Payroll Using Generics - Exercise

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Payroll Using Generics - Exercise

Payroll Using Generics

Duration: 15 to 25 minutes.

We can modify our payroll application to use generic lists instead of arrays for our employees, invoices, and payables.

  1. Make the Employee[] variable a List<Employee>, and populate it with a new ArrayList<Employee>.
  2. Since lists have no fixed size, you will need to change the first for loop, perhaps to a fixed number of iterations.
  3. Modify the lines that add employees from using array indices to using the add method.
  4. Turn the Invoice[] into a List<Invoice> populated with a Vector<Invoice>, similar to what we did in we did in step 1.
  5. Modify the lines that populate that list.
  6. Create an ArrayList<Payable> in a List<Payable> payables variable.
  7. Create an ArrayList<Payable> in a List<Payable> payments variable.
  8. Then call that list's addAll method once and pass in the employee list.
  9. Then add all the invoices the same way.
  10. Since we might not want to modify CheckPrinter, you can generate a Payable array for it with:
    CheckPrinter.printChecks( payments.toArray(new Payable[] { }) ); 
    The parameter is a "dummy" array used to tell the generic method what type of array to create. Note in the Collection documentation that this method is typed with T rather than the E used in the rest of the class. This method has its own local type, which is determined by the type of the array passed in.

Solution:

Solutions/Payroll-Collections01/Payroll.java
import employees.*;
import vendors.*;
import util.*;
import finance.*;
import java.util.*;

public class Payroll {	
	public static void main(String[] args) {
		List<Employee> e = new ArrayList<Employee>();
		Employee empl = null;
		String fName = null;
		String lName = null;
		int dept = 0;
		double payRate = 0.0;
		double hours = 0.0;

		for (int i = 0; i < 5; i++) {
			try {
 				char type = 
					KeyboardReader.getPromptedChar("Enter type: E, N, or C: ");
				if (type != 'e' && type != 'E' && 
						type != 'n' && type != 'N' && 
						type != 'c' && type != 'C') {
					System.out.println("Please enter a valid type");
					i--;
					continue; 			 
				}
				fName = KeyboardReader.getPromptedString("Enter first name: ");
				lName = KeyboardReader.getPromptedString("Enter last name: ");
	      dept = KeyboardReader.getPromptedInt(
	      			"Enter department: ", "Department must be numeric",
	      			new DeptValidator(), "Valid departments are 1 - 5");
				do {
					payRate = KeyboardReader.getPromptedDouble("Enter pay rate: ", 
									"Pay rate must be numeric");
					if (payRate < 0.0) System.out.println("Pay rate must be >= 0");
				} while (payRate < 0.0);
	
				switch (type) {
					case 'e':
					case 'E': 
						empl = new ExemptEmployee(fName, lName, dept, payRate);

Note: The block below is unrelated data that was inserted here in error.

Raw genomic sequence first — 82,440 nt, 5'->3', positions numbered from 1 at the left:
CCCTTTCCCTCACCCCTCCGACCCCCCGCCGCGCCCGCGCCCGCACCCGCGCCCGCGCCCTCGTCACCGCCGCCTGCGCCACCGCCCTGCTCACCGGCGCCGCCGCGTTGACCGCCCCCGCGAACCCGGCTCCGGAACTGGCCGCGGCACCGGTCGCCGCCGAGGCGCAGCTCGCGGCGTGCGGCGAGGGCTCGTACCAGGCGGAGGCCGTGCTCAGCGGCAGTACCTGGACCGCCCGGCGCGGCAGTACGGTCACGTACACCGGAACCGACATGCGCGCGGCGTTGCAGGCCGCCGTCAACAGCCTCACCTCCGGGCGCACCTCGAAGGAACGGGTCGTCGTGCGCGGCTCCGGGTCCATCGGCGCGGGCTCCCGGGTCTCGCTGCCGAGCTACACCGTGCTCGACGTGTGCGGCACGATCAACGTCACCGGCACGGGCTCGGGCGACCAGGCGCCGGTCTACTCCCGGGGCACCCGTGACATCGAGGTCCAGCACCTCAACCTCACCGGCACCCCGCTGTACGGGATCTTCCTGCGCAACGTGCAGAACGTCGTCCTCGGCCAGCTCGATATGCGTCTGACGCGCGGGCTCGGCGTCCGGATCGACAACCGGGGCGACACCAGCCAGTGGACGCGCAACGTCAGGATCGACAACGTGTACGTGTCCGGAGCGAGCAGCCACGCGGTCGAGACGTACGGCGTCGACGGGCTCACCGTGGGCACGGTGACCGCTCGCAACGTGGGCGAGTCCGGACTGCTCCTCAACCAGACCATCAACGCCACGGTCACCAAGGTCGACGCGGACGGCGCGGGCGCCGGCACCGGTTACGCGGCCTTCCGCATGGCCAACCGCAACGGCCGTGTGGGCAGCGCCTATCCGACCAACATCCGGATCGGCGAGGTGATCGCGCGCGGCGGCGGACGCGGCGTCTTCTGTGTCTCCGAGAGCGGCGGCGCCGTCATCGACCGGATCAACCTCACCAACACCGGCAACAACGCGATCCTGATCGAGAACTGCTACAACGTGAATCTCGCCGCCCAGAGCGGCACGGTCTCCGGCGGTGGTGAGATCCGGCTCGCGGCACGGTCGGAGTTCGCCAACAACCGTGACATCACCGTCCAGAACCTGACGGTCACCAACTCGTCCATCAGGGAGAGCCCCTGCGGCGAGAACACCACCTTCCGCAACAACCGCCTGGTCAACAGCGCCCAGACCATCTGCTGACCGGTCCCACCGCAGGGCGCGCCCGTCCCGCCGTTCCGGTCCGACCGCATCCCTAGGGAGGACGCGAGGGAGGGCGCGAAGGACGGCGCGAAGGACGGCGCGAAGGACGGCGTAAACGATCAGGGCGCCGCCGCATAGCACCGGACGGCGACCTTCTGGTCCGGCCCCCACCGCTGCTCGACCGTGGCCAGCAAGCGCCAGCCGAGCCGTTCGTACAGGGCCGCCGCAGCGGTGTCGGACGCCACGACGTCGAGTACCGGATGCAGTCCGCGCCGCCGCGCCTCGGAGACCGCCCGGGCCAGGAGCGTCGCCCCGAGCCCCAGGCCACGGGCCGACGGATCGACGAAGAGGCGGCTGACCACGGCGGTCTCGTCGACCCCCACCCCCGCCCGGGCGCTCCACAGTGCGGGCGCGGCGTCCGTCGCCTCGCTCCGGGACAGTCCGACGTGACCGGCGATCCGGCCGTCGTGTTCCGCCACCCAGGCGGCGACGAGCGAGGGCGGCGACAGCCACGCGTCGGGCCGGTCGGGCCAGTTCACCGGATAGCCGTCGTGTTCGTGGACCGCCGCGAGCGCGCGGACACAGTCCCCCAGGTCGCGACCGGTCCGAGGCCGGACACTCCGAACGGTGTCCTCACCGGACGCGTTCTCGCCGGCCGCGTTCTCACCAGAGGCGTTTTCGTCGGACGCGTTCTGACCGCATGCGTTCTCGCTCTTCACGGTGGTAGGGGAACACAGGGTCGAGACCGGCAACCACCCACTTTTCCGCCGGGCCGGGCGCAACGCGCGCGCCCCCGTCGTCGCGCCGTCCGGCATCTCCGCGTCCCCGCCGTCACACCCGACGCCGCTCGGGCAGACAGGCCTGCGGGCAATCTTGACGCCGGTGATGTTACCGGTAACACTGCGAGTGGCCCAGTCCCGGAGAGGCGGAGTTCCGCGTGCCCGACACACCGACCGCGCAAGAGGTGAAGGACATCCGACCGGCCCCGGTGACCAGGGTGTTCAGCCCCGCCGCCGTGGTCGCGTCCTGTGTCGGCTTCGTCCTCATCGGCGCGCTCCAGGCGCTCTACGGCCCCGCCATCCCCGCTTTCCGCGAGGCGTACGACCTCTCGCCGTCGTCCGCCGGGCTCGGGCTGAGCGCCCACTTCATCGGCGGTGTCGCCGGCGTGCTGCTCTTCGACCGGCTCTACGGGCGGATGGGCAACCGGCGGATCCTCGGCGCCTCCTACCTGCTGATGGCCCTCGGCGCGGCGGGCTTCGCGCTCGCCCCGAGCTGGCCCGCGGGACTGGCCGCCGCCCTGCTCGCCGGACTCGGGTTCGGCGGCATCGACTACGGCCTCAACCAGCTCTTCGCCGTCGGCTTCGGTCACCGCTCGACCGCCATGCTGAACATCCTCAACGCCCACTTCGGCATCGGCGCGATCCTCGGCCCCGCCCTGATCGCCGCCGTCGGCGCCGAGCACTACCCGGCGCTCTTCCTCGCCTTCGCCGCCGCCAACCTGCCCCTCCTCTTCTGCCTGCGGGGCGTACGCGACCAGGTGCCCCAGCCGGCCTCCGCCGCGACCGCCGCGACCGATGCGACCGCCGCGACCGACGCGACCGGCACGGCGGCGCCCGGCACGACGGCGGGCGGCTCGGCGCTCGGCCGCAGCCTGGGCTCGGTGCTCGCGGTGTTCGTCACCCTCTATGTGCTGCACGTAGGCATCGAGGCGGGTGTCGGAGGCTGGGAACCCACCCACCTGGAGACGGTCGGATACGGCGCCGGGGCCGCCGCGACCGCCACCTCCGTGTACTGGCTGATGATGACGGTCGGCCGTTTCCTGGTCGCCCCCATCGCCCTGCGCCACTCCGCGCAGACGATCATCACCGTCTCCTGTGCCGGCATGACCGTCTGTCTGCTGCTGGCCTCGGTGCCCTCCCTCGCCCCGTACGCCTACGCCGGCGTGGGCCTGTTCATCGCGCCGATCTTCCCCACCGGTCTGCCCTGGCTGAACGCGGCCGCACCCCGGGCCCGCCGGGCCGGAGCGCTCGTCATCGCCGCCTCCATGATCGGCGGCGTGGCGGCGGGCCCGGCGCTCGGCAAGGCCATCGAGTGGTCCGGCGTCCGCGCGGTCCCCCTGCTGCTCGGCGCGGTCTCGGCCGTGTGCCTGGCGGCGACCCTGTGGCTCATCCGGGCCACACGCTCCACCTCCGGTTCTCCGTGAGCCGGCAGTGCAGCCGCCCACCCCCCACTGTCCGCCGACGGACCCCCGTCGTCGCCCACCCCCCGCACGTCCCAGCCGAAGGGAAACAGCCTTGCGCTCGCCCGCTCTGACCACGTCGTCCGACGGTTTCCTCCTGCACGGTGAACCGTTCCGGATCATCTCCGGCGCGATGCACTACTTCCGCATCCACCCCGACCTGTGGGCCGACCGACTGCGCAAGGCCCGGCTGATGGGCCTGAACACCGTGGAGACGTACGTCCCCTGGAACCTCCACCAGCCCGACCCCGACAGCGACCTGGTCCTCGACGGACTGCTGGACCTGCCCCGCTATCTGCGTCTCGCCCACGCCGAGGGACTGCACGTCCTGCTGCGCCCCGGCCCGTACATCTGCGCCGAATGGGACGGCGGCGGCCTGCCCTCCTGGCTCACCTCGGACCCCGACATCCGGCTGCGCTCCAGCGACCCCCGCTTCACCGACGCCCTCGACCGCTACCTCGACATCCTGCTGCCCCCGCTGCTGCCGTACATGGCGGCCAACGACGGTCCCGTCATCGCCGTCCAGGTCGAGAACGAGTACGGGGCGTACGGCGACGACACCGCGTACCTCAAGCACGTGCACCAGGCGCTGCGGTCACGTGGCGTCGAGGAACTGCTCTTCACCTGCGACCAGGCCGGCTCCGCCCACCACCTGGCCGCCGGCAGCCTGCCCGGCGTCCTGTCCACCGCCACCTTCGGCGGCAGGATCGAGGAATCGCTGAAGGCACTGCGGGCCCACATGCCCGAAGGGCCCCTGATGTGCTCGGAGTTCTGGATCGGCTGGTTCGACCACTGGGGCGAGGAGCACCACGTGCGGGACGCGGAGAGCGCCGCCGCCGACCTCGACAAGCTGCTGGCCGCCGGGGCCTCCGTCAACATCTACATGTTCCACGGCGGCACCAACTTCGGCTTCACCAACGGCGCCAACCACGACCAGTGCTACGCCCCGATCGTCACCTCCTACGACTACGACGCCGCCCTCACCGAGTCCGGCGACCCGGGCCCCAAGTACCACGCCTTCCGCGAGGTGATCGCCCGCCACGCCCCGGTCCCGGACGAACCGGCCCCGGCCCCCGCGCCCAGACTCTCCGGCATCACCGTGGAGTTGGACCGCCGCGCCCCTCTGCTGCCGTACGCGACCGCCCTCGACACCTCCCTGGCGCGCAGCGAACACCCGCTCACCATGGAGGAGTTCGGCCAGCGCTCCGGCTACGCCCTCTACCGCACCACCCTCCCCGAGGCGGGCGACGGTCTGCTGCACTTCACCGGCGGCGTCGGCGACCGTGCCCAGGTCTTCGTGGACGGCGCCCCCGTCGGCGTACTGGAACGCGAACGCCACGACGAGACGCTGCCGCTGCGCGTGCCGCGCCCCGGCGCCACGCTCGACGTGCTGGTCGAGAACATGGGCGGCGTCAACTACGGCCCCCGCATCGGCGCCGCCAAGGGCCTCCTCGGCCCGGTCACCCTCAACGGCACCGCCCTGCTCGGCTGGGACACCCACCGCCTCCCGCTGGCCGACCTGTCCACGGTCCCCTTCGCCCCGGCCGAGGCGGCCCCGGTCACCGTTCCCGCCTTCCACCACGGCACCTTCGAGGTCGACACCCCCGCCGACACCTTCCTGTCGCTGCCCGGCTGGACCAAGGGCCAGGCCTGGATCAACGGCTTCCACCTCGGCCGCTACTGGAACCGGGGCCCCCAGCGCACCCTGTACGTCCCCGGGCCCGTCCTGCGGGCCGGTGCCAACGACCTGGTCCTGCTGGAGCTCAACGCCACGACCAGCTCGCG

e.add(empl);
						break;
					case 'n':
					case 'N': 
						do {
							hours = KeyboardReader.getPromptedDouble("Enter hours: ");
							if (hours < 0.0) 
								System.out.println("Hours must be >= 0");
						} while (hours < 0.0);
						empl = new NonexemptEmployee(fName,lName,dept,payRate,hours);
						e.add(empl);
						break;
					case 'c':
					case 'C': 
						do {
							hours = KeyboardReader.getPromptedDouble("Enter hours: ");
							if (hours < 0.0) 
								System.out.println("Hours must be >= 0");
						} while (hours < 0.0);
						empl = new ContractEmployee(fName,lName,dept,payRate,hours);
						e.add(empl);
				}
 
				System.out.println(empl.getPayInfo());
			} catch (InvalidValueException ex) {
					System.out.println(ex.getMessage());
					i--;	//failed, so back up counter to repeat this employee
				}
		}
 	
		System.out.println();
		System.out.println("Exempt Employees");
		System.out.println("====== =========");
		for (Employee emp : e) {
			if (emp instanceof ExemptEmployee) {
				System.out.println(emp.getPayInfo());
			}
		}
		System.out.println();
		System.out.println("Nonexempt Employees");
		System.out.println("======== =========");
		for (Employee emp : e) {
			if (emp instanceof NonexemptEmployee) {
				System.out.println(emp.getPayInfo());
			}
		}
		System.out.println();
		System.out.println("Contract Employees");
		System.out.println("======== =========");
		for (Employee emp : e) {
			if (emp instanceof ContractEmployee) {
				System.out.println(emp.getPayInfo());
			}
		}

		List<Invoice> inv = new Vector<Invoice>();
		inv.add(new Invoice("ABC Co.", 456.78));
		inv.add(new Invoice("XYZ Co.", 1234.56));
		inv.add(new Invoice("Hello, Inc.", 999.99));
		inv.add(new Invoice("World, Ltd.", 0.43));

		List<Payable> payments = new ArrayList<Payable>();
		payments.addAll(e);
		payments.addAll(inv);

		CheckPrinter.printChecks( payments.toArray(new Payable[] { }) );
	}
}

Notice that we didn't have to change the for-each loops; they work equally well for Iterable objects, like lists, as they do for arrays.

Also, the addAll method accepts any Collection, so it can take an ArrayList or a Vector equally well. And, since it accepts Collection<? extends E>, it can take collections of either Employee or Invoice (both implement the Payable type used for E in the the receiving collection).

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